By Hiroko Sato

MediaNews

GROTON -- A little more than a year after breaking the ground for the $5.9 million construction of the new Center Fire Station began, the town is almost ready to celebrate its opening.

At a selectmen's meeting on Monday night, Town Manager Mark Haddad said that town officials are now walking through the building with a "punch list" in their hands to make sure everything is done the way it's meant to. All problems requiring attention are minor and cosmetic in nature, Haddad said. And firefighters have begun moving boxes in, said fire Capt. Susan Daly.

The two-story station totals 18,500 square feet, including amenities that can be used for various types of training.

"Everything seems to be in really good shape," Haddad said.

The good news comes six months after the town fired its contractor, TLT Construction Corp., and decided to continue the project on its own. Town officials have cited a litany of problems with the Wakefield-based contractor, including its alleged failure to provide enough skilled workers.

Despite the problem, construction was completed on time. And according to Haddad, it should come in under budget, if not right on budget.

That's because town officials kept a close eye on the project, said Selectman Jack Petropoulos.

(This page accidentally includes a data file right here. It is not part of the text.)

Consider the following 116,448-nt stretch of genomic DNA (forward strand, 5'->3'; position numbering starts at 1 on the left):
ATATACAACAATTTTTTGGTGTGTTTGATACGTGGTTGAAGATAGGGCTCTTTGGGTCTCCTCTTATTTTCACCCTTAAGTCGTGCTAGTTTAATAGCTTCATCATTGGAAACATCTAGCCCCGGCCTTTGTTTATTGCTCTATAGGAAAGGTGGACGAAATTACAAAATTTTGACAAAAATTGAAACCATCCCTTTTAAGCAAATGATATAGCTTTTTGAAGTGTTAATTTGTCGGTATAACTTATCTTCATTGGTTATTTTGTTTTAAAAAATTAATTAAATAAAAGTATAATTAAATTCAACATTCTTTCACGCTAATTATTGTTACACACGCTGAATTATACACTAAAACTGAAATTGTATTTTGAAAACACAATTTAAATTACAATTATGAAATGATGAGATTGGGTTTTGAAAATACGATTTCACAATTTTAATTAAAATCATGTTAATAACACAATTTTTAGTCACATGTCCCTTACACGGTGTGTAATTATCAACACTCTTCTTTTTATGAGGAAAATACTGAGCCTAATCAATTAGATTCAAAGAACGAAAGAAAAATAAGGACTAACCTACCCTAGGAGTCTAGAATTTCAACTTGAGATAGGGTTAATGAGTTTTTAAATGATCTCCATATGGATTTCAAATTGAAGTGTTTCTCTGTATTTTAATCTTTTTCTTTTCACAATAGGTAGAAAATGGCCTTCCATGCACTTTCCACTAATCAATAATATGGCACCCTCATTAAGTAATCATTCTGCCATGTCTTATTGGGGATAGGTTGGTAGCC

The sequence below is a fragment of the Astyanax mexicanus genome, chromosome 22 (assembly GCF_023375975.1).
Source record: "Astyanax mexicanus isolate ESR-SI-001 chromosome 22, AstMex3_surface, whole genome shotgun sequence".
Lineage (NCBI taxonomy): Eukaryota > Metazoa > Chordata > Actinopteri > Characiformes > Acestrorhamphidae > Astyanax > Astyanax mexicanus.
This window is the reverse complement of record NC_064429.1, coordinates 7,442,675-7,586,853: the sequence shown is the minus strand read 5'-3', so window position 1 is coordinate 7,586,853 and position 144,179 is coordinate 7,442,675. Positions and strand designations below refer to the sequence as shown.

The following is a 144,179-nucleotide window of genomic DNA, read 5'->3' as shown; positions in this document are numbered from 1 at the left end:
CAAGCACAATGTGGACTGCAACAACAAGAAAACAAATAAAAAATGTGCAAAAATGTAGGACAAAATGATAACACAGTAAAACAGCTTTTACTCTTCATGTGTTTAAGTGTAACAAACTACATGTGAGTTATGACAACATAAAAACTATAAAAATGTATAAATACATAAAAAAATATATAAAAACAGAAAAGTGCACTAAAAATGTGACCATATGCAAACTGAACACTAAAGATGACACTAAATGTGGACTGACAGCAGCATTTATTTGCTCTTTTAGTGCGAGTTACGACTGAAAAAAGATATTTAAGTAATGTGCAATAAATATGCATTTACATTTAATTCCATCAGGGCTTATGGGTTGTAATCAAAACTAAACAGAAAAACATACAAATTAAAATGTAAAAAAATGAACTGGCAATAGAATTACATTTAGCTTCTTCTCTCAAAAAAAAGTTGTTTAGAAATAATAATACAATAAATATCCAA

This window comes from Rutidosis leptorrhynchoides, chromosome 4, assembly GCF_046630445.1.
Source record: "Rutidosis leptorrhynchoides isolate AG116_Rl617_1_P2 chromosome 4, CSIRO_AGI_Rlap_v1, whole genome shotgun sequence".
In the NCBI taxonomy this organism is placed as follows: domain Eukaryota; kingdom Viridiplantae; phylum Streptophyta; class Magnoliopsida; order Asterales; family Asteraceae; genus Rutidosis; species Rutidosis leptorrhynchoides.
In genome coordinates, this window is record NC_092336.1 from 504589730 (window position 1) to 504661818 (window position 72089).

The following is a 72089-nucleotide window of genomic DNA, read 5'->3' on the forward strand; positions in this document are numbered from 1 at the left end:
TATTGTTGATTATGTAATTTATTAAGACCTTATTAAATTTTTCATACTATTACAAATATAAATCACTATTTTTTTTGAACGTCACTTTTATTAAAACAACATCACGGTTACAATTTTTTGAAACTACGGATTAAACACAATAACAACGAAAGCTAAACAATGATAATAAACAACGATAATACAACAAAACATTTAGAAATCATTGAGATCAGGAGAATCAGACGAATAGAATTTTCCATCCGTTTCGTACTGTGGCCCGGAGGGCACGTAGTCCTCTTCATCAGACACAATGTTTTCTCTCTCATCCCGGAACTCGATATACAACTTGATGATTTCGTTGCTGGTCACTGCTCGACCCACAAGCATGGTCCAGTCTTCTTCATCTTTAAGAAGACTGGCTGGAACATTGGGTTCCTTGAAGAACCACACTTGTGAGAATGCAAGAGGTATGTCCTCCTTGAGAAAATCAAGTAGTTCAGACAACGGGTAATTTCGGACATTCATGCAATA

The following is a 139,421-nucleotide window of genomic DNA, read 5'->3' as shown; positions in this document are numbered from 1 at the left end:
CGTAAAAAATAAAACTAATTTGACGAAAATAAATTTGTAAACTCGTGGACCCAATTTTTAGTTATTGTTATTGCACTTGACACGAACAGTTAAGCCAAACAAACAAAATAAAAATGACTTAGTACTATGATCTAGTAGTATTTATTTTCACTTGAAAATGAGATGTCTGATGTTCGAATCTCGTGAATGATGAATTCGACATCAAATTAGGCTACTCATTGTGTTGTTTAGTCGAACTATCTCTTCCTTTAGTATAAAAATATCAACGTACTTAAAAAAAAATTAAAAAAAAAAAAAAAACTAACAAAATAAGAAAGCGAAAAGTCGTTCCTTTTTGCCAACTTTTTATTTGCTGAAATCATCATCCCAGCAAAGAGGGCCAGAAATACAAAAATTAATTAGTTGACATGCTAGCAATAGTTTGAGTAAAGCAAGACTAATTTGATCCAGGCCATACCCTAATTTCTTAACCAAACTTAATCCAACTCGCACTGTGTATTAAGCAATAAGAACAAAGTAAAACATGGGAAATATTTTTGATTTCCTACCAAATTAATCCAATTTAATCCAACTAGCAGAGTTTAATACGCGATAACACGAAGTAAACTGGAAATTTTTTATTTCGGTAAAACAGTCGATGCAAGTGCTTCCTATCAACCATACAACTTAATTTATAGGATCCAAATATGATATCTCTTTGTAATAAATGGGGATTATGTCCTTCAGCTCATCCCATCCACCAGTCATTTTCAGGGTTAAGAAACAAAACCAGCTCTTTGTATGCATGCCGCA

"Every time a ball got dropped, Mark Haddad and his finance team picked up the ball and made sure they hit the ground running," Petropoulos said.

The new firehouse will replaces the aging Center Fire Station on Station Avenue. The new facility allows the Fire Department to bring together emergency vehicles kept at the existing Center Fire Station and at the department headquarters in the annex of the police station on Pleasant Street. Fire Chief Joseph Bosselait has said the new firehouse contains plenty of space for the town's three dozen firefighters to practice scenarios while providing easy road access to respond to emergency calls, he said.

Most important, the new facility should provide enough space to accommodate additional staff should the town decide to rely on full-time firefighters instead of on-call firefighters in the future, Selectman Joshua Degen said.

"It certainly meets the need of the town of Groton at least for the next 50 years," Degen said.

The building also has a courtyard with a memorial for Sept. 11 victims, which is made with a 280-pound piece of girder from New York's World Trade Center.

Haddad said the firehouse will likely be fully occupied July 1 and hold an open house sometime in August.